A hack attack on the Association of British Travel Agents (ABTA) has exposed the personal details of thousands of consumers and hundreds of tour operators and travel agents.
Data for up to 650 ABTA members and up to 43,000 consumers was exposed by the breach, which dates from late last month.
In a statement on Thursday. The travel industry organisation blamed a successful attack against its hosting provider. It sought to downplay concerns by saying the problem had already been contained.
We recently became aware of unauthorised access to the web server supporting abta.com by an external infiltrator exploiting a vulnerability. The web server is managed for ABTA through a third party web developer and hosting company. The infiltrator exploited that vulnerability to access data provided by some customers of ABTA Members and by ABTA Members themselves via the website.
On further, urgent investigation we identified that the incident occurred on the 27 February 2017 and related to some customer information, including complaints about ABTA Members, and to documentation uploaded via abta.com in support of ABTA membership. Although encrypted, passwords used by ABTA Members and customers of ABTA Members to access our website may also have been accessed.
The vulnerability abused by hackers has been closed. ABTA has also called in third-party incident response consultants to access the potential impact of the incident.
ABTA chief exec Mark Tanzer apologised for the incident and the worry it may have caused. The organisation is in the process of notifying affected parties, mostly consumers who have filed complaints against a tour operator through ABTA.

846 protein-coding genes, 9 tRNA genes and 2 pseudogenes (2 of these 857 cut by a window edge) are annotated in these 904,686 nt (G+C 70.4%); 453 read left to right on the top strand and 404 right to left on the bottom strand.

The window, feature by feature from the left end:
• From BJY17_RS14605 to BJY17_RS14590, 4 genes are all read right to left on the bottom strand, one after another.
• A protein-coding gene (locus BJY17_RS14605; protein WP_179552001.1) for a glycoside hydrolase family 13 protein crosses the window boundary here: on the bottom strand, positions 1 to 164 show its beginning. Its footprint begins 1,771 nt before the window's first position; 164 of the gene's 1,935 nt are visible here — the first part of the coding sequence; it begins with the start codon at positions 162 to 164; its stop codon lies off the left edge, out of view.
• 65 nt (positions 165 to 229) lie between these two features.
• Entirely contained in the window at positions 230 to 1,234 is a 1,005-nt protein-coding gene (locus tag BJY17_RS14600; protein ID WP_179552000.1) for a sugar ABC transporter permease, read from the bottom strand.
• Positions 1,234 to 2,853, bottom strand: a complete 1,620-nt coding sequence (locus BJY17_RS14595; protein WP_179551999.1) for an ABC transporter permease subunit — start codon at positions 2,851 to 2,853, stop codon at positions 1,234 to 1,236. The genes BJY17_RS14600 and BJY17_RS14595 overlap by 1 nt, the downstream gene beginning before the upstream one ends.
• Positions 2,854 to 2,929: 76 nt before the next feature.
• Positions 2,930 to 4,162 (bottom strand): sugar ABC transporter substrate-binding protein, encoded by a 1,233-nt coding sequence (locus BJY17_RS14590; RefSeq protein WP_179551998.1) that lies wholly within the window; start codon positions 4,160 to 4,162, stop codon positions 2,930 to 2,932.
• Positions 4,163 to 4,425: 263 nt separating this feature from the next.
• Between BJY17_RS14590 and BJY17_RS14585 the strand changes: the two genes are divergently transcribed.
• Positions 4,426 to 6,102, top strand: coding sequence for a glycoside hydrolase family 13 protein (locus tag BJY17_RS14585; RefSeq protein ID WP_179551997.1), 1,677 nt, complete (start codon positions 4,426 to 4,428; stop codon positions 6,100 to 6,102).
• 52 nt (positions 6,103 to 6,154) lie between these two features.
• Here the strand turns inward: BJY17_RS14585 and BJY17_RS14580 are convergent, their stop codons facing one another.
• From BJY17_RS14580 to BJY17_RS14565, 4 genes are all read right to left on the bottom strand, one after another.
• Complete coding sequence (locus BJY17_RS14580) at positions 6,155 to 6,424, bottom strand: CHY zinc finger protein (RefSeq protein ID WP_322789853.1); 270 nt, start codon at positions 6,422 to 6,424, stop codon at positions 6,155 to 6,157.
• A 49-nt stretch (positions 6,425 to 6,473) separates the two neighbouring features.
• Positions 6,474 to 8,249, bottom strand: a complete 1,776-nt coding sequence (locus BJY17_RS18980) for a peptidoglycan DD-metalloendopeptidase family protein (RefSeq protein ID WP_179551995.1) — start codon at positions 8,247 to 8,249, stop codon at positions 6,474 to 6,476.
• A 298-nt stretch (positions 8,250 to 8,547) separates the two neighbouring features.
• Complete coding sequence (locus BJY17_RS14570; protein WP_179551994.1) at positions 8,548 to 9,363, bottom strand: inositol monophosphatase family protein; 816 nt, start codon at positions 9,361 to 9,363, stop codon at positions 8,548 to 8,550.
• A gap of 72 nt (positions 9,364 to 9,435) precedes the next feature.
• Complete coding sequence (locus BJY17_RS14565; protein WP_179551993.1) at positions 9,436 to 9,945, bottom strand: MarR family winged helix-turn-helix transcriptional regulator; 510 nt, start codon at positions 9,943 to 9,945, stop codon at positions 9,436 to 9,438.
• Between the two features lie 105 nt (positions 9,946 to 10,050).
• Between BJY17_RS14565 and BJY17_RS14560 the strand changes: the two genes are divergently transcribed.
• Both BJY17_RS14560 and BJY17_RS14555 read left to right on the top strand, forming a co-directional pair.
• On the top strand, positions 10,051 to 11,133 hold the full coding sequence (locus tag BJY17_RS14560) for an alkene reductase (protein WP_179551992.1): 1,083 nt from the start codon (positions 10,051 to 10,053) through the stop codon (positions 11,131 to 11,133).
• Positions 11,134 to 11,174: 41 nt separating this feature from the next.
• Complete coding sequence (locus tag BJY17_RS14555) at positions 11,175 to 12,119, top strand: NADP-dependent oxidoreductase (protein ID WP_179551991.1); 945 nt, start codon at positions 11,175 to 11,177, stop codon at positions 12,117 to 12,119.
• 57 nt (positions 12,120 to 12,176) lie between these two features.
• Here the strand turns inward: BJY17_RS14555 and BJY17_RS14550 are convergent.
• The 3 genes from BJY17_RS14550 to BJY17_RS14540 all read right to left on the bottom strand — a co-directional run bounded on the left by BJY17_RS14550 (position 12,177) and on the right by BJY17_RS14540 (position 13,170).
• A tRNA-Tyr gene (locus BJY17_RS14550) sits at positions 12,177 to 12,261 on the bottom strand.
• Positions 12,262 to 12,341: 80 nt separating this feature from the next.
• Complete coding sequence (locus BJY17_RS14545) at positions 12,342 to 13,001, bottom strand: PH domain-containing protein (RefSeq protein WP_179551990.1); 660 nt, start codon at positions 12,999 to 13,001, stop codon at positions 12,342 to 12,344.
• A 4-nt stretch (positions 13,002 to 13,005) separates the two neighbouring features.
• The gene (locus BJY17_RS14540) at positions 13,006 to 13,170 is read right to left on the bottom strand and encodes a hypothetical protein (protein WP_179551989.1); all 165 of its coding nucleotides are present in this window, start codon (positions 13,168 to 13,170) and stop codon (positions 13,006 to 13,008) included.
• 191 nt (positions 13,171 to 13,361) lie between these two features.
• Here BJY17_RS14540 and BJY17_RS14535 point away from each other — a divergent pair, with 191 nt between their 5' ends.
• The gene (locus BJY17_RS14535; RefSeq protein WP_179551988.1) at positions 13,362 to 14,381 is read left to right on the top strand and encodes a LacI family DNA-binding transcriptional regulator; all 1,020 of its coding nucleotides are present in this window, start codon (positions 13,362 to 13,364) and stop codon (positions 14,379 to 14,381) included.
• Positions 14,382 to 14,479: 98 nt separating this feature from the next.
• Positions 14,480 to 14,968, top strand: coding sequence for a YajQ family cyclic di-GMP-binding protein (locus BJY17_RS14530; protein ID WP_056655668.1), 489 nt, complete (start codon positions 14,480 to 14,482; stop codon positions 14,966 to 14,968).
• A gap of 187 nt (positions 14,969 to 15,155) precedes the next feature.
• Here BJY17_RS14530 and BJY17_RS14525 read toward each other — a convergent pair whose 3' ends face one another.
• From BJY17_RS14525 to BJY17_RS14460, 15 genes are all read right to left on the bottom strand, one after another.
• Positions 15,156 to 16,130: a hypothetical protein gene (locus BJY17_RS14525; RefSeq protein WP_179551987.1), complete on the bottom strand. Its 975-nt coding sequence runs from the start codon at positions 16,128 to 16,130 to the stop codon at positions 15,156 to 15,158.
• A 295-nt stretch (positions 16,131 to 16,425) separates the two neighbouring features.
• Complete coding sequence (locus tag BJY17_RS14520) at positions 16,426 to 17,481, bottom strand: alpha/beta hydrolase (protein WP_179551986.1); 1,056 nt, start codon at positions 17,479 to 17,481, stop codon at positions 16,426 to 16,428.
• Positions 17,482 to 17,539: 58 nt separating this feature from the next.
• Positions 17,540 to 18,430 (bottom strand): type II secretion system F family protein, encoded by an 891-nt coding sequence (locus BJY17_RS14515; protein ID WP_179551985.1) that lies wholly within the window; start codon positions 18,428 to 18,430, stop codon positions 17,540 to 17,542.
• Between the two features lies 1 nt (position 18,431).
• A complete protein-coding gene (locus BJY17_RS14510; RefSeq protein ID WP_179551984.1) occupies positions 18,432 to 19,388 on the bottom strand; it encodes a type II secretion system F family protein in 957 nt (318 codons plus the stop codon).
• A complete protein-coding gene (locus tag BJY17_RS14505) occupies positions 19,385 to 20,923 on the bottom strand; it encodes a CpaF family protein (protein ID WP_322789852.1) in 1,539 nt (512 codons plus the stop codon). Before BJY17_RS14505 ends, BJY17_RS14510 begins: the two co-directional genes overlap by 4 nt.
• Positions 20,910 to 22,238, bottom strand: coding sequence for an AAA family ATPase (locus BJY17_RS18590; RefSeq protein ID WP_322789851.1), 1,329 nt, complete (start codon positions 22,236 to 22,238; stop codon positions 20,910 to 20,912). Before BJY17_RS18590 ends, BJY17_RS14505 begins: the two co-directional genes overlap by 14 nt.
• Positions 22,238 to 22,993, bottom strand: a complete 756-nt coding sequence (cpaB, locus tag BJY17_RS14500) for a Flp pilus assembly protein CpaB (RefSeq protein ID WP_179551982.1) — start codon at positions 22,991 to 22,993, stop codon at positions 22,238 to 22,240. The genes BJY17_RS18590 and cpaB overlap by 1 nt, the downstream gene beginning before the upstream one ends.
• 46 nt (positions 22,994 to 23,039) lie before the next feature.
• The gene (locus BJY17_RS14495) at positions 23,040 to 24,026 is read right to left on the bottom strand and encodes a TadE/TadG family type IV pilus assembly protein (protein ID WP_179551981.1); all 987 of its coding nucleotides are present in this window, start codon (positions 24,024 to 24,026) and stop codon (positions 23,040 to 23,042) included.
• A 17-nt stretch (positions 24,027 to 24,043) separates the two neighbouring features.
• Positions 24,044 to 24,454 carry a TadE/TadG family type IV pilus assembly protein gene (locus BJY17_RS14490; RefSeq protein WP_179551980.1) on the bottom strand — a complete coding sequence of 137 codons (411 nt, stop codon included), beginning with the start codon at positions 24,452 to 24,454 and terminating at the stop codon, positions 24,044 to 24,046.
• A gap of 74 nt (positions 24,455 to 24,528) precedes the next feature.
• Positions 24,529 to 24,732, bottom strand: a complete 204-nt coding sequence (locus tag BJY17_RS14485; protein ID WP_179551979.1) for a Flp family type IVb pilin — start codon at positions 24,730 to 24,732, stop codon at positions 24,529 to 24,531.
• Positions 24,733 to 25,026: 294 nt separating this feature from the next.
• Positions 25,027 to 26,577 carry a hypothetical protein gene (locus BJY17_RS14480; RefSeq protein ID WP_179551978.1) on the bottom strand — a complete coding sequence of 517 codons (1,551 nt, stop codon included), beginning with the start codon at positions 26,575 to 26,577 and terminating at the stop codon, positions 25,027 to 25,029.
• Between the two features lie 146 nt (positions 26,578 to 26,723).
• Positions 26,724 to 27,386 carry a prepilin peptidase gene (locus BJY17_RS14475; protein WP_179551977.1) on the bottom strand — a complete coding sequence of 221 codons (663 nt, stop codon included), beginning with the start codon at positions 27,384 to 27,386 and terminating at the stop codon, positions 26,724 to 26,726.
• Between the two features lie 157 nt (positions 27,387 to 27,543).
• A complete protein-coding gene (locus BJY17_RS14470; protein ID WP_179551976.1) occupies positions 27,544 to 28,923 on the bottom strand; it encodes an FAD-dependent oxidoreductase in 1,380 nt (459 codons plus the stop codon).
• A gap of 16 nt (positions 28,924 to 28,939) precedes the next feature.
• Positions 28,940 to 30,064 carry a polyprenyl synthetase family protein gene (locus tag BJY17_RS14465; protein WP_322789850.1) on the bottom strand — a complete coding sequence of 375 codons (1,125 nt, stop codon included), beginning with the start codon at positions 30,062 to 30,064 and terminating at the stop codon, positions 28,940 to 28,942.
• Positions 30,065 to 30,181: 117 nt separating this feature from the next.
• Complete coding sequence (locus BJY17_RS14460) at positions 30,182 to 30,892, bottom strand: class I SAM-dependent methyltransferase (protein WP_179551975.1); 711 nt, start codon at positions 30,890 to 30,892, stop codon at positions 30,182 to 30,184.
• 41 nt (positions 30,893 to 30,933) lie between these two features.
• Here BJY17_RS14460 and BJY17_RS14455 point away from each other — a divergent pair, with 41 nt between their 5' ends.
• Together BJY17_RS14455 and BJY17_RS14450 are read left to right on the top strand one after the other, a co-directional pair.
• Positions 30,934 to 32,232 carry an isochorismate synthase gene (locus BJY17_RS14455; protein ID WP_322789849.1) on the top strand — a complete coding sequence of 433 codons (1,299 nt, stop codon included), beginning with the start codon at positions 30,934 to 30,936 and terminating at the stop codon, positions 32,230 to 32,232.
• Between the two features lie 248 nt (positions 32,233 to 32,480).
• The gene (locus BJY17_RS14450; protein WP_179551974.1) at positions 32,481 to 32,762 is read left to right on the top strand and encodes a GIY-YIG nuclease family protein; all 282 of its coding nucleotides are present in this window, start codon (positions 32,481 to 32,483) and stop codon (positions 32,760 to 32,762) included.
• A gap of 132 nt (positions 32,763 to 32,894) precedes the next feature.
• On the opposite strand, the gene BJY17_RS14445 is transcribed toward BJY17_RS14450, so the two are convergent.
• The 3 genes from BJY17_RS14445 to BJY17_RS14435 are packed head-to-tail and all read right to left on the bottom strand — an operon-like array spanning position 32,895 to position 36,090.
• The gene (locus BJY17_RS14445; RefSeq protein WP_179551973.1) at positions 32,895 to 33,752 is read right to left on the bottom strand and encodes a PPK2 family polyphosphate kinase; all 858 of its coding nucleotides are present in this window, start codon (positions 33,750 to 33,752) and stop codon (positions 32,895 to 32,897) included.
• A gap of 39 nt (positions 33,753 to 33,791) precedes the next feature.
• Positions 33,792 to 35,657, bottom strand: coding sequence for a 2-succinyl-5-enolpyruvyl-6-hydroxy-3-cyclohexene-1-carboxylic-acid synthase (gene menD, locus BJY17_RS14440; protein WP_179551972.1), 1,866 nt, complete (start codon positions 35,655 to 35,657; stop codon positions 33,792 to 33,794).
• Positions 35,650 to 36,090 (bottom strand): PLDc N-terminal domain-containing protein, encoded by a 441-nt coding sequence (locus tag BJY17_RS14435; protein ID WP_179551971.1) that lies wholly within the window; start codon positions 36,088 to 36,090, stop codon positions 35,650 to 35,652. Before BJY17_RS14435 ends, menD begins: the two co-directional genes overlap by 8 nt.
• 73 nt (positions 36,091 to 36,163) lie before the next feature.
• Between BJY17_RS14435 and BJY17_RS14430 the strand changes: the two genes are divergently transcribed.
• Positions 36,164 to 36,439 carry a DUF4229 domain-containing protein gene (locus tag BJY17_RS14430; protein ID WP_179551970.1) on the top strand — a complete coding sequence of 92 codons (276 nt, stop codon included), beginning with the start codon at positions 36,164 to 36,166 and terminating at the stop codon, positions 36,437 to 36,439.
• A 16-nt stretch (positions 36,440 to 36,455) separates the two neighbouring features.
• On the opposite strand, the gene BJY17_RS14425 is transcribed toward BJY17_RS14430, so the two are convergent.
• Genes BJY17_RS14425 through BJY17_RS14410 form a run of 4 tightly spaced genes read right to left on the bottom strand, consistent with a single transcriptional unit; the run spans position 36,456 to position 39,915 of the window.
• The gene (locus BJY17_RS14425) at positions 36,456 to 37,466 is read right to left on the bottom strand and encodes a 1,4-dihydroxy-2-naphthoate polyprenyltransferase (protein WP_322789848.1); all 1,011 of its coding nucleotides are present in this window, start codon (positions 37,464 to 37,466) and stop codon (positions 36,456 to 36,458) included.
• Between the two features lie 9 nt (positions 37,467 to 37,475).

Most of the potentially compromised records contained only email addresses and encrypted passwords. But approximately 1,000 compromised files contain more sensitive information of consumer complainants including names, addresses and phone numbers.
Pete Turner, consumer security expert at security software firm Avast, added: "It’s bad enough if you have to complain about your holiday to ABTA but then to potentially have your personal information compromised will be of concern to many people.
"While it is good that ABTA has already taken steps to not only notify the Information Commissioner and police, but also set up a helpline for people to call if they are concerned, the fact is that consumers can no longer trust companies to keep their data safe. The regular news stories hitting the headlines of data breaches is example of this," he added.
Jes Breslaw, director of strategy, EMEA at data virtualisation firm Delphix, added: "Time and time again we have seen that even the most basic breach of personal identifiable information puts consumers at risk. Names, addresses and contact information all hold money-making potential for opportunistic cyber criminals on the dark web.
"The latest ABTA breach once again reinforces why organisations need to prioritise the development of multi-layered security measures," he added. ®